The World Health Organization made it clear: many countries are not preparing enough for COVID-19, and it’s become a global pandemic. There is some good news, they say, since more than 90% of cases are in just four countries we can get this thing under control.
According to the WHO, China and South Korea have used effective techniques to contain the spread of COVID-19, and there are lessons to be learned from their methods.
The WHO said that China’s “bold approach” had “changed the course of a rapidly escalating and deadly epidemic.” They added: “In the face of a previously unknown virus, China has rolled out perhaps the most ambitious, agile, and aggressive disease containment effort in history.” Over 3500 new cases a day were reported in late January; yesterday, they announced an astonishing drop to only 24 new cases.
China’s response to the virus has included strict social distancing, more than a month of city-wide lockdowns and extensive monitoring of citizens.
China’s most effective aggressive measures
In China’s coronavirus hotspots, everywhere you go–into a building, or a train station, bus station, even your own apartment–your temperature is taken. If it is elevated, you are sent to a fever clinic.
Doctors in protective gear take your temperature, ask about symptoms and do a white blood cell count (which would mean you have bacterial pneumonia, not COVID-19) and a flu test (which would mean the seasonal flu, and, again, not the coronavirus).
If you are suspected to have COVID-19, you are quarantined to a gym or an auditorium, with beds and curtains set up for isolation. You are not allowed to go home, or to work, or anywhere else. You are separated from your family.
China discovered that home quarantines weren’t stopping the spread of the disease. With 75-80% of infections occurring within family clusters, it became clear that being quarantined meant a nearly guaranteed spread to everyone living in the house. In response, they began an uncompromising separation of sick from healthy, which is probably the biggest contributor to the decline in infection rates.
a few obvious shortcomings in the US approach
early problems with CDC tests lead to less aggressive testing
Instead of using the already-developed WHO tests for coronavirus, the Centers for Disease Control and Prevention (CDC) decided to create its own test. Unfortunately, the test was flawed. In addition, since most states had to send their samples to the CDC for processing, early test results were slow, at best. Also, early on, sick people with virus symptoms could only be tested if they had also traveled overseas, which means we missed early cases of community spread.
The US Food and Drug Administration finally gave states permission to create their own tests on February 29, nearly a month after the first case was diagnosed.
still, not enough tests are being done
As of March 11, according to the Atlantic, about 7,000 COVID-19 tests have been done.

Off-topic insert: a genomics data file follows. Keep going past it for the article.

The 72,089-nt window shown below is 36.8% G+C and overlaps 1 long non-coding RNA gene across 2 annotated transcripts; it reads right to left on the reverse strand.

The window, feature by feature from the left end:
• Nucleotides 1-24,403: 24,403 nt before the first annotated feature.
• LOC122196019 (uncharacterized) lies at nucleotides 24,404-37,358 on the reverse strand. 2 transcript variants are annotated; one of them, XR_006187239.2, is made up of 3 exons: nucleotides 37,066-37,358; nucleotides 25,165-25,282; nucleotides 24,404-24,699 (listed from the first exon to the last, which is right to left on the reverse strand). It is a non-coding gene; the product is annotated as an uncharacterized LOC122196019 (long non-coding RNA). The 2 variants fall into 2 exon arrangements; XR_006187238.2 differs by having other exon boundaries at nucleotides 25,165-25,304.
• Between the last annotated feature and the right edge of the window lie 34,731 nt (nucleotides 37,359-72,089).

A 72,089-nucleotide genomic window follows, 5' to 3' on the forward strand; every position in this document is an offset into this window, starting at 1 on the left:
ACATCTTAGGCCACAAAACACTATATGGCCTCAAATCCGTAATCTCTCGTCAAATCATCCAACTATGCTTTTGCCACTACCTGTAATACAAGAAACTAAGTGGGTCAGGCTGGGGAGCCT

By contrast, in South Korea–another hot spot for COVID-19–over 66,000 people were tested within a week of its first case of community transmission, and they quickly ramped up to testing 10,000 people a day. The UK, with a little over 100 positive cases, has has tested over 18,000 people for the virus.
travel ban on foreign visitors doesn’t address virus already in communities
President Trump announced a 30-day ban on foreign visitors from most of Europe in an effort to stop the spread of the coronavirus. Of course, the travel ban doesn’t address what we believe to be a heavy dose of coronavirus already present in our communities.
misleading information from White House
A vaccine is coming soon (officials say it’s at least a year off), COVID-19 is similar to the seasonal flu (we have therapies and vaccines for the seasonal flu), it’s a hoax (don’t we wish) are all assertions made by the President that have been contradicted by health officials in the CDC. When information is contradictory, misleading, or false, we feel more uneasy and that can result in panic-buying and hoarding, for example.
need for more information on possible future therapies
While we know that a vaccine is not likely to be developed quickly, there has been some talk of therapies that could come online much earlier. More information–and the hope it brings–would be helpful.
need to know if hospitals can handle the load of cases
China set up temporary “fever clinics” to rapidly address people with viral symptoms, and then to send them off to quarantine in designated areas. We are relying instead on the health infrastructure we already have in place, along with home quarantining. Are they adequate?
“The biggest risk we face right now is that our hospitals begin getting overwhelmed as we’re seeing in Italy,” said Jeremy Konyndyk, a senior policy fellow at the Center for Global Development. “We didn’t hear a word about that: not a word about the risk to U.S. hospitals, not a word about how we’re going to keep mortality down in this country, not a word about testing.”